Why giving meaningful names to things in programming is important

Everything in this world has meaningful names. It helps our brain to understand and remember the things very easily. It means less mental mapping.

Let us take real-world examples of meaningful names given to things like hand wash (of course, you don’t use it to wash your face), face wash, shaving cream, aftershave and so on.

Similarly, in the programming, everything needs to have a meaningful name because we as a developer spend our most of the time reading the code than we do writing it.

As a developer, our daily job is to give a solution to the problem at hand.

To solve the problem at hand, we sometimes create a project, an assembly, a namespace,  directories, class files, classes, fields, methods, other members, UI elements, their translation files, translation keys and so on.

All of these things should have the meaningful name so that they convey their intent and you realize what they are doing by just looking at their name.

Perhaps they answer all the big questions that you or future maintenance developers would have.

Let’s go through the following code snippet. It is written in js.

  downld(recs){ 
        const cols = ['Name', 'Age', 'Gender'];
        let d = `data:text/csv;charset=utf-8,${cols.join(',')}rn`;
        recs.each((r) => {
            const row = [
                r.get('name'),
                r.get('age'),
                r.get('gender')
            ].join(",");

            d += `${row}rn`;
        });
        const u = encodeURI(d);
        const lnk = document.createElement("a");
        lnk.setAttribute("href", u);
        lnk.setAttribute("download", "users.csv");
        document.body.appendChild(lnk);
        lnk.click();
  }

I hope you understood what it is doing.

The above example shows that a simple code snippet could be difficult to understand when meaningful names are NOT given to variables, functions and so on.

Now think about a project that has 100+ classes and thousands of lines.

Don’t you think it will be painful for the maintenance developer as well as an original developer to read it again in the future?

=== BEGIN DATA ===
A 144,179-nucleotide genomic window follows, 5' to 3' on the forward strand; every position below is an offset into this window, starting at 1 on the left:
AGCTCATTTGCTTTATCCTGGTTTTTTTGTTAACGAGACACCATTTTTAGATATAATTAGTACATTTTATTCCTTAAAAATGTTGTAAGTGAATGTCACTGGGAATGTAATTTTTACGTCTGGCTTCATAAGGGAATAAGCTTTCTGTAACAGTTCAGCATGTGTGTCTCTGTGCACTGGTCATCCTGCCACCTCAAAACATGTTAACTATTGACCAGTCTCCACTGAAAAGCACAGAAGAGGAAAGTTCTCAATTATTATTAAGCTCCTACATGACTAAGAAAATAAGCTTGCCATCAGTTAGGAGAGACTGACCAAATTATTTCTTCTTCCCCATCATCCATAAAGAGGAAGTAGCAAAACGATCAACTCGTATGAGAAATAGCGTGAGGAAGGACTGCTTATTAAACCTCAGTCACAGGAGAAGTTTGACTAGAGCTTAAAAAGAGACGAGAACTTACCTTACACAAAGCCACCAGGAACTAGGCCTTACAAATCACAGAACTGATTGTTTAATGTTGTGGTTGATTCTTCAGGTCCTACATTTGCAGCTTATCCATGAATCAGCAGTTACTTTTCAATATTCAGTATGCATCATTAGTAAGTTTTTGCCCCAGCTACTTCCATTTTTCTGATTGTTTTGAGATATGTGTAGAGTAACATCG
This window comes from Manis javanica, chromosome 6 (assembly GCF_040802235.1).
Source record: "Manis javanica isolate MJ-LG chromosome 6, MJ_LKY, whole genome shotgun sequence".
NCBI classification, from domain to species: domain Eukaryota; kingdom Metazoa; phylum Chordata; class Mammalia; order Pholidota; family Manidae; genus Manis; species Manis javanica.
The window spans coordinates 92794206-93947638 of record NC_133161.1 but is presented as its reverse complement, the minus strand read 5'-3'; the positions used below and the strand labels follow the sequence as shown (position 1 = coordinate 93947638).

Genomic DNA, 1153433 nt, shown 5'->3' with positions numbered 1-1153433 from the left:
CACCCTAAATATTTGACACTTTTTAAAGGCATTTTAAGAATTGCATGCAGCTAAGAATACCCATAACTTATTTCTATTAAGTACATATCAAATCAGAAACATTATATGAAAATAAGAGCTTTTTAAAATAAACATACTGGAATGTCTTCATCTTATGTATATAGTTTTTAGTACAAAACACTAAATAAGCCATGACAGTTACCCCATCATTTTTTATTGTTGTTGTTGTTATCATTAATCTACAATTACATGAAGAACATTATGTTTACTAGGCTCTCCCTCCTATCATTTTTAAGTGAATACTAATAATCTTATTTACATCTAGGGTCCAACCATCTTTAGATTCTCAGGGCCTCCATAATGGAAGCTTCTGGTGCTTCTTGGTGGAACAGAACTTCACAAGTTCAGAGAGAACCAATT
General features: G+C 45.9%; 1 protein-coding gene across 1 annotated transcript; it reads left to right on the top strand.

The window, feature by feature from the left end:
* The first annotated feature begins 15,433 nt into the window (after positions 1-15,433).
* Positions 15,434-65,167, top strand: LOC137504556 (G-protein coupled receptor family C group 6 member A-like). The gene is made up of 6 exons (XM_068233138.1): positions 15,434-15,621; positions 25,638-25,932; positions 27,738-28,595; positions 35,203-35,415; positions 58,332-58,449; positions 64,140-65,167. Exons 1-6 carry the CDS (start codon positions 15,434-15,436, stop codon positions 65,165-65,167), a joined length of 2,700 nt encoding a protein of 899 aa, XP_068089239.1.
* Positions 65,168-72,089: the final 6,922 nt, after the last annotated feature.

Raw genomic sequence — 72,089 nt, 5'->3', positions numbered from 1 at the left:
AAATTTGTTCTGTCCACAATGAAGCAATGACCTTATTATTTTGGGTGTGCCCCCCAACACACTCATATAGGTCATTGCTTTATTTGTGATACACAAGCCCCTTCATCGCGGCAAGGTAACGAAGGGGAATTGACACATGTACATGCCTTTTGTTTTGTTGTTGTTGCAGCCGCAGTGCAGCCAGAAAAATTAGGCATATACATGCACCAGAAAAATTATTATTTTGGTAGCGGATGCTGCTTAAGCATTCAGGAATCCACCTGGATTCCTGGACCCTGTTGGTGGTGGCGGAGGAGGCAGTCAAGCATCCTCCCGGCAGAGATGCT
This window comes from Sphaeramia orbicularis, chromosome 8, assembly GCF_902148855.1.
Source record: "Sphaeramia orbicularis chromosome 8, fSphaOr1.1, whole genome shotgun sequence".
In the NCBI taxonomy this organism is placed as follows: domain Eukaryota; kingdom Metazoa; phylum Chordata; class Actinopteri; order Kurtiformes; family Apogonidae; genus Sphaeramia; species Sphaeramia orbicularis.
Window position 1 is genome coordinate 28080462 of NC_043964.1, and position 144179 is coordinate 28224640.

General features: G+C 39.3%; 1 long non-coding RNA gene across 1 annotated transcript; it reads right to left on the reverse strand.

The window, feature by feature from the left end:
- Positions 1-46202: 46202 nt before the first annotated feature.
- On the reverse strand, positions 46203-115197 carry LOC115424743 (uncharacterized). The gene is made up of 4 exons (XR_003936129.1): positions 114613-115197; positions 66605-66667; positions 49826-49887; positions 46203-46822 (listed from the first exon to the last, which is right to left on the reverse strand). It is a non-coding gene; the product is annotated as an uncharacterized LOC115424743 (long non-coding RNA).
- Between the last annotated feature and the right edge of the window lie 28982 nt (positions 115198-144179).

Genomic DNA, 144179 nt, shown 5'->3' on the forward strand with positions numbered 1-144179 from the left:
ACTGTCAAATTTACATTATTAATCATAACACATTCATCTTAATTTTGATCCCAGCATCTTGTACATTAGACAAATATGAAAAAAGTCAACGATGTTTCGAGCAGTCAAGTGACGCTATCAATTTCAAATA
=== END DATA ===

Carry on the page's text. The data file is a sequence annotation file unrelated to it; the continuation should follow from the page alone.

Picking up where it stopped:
This could have been easy to understand when good names would have been given.

Let us try to give the meaningful name in the code snippet.

  downloadAsCsv(users){ 
        const columnNames = ['Name', 'Age', 'Gender'];
        const csvHeader = `data:text/csv;charset=utf-8,${columnNames.join(',')}rn`;
        let csvDataRows = "";
        const newlineAndCarriageReturn = `rn`;
        users.each((user) => {
            const currentRow = [
                user.get('name'),
                user.get('age'),
                user.get('gender')
            ].join(",");

            csvDataRows += currentRow + newlineAndCarriageReturn;
        });

        const csvFileContent = csvHeader + csvDataRows;
        const encodedUri = encodeURI(csvFileContent);
        const newlink = document.createElement("a");
        newlink.setAttribute("href", encodedUri);
        newlink.setAttribute("download", "users.csv");
        document.body.appendChild(newlink);
        newlink.click();
  }

Now, do you think it’s a little better than the previous version?

The good names encourage you to write clean and good code. You can go one step ahead and split above function.

    downloadAsCsv(users){
        const csvFileContent = this.generateCsvContent(users);
        const encodedUri = encodeURI(csvFileContent);
        const newlink = document.createElement("a");
        newlink.setAttribute("href", encodedUri);
        newlink.setAttribute("download", "users.csv");
        document.body.appendChild(newlink);
        newlink.click();
    }

    generateCsvContent(users) {
        const columnNames = ['Name', 'Age', 'Gender'];
        const csvHeader = `data:text/csv;charset=utf-8,${columnNames.join(',')}rn`;
        let csvDataRows = "";
        const newlineAndCarriageReturn = `rn`;
        users.each((user) => {
            const currentRow = [
                user.get('name'),
                user.get('age'),
                user.get('gender')
            ].join(",");

            csvDataRows += currentRow + newlineAndCarriageReturn;
        });

        return csvHeader + csvDataRows;
    }

I hope you agree with me that meaningful names will make everyone (including you) more than happy after reading it.

In case of methods, when you failed to give a name to a method, you may realize it’s doing more than one thing. It is really helping you.

Even when you are able to give a meaningful name to a method, you may realize that the method doesn’t belong to this class.

I often realized that this practice of giving meaningful names helped me a lot about understanding the solutions, separations of concerns and even responsibility of the classes, methods, assembiles and so on.

Suppose your boss comes to you and asks you to fix value against gender column in generated CSV (from above example) on priority. Instead of debugging and finding the location of the code, just ask IDE to show you “generateCsvContent” routine.

Thus, help your IDE to help you by giving meaningful names to everything in programming so that you can figure out everything very easily.

Consequently, giving meaningful names will help you in some way or other.

When you revisit your code after 4 hours or 4 weeks, or 4 years, and you think you could give more meaningful names now then

DO NOT hesitate to rename it if it’s not breaking anything and has less impact on other features.

REMEMBER!

https://blog.beingcraftsman.com/datta/

Dattatraya Kale

Aspiring agile software craftsman, clean code, polyglot, in love with different programming paradigm. I am on a never-ending journey towards mastery of software.

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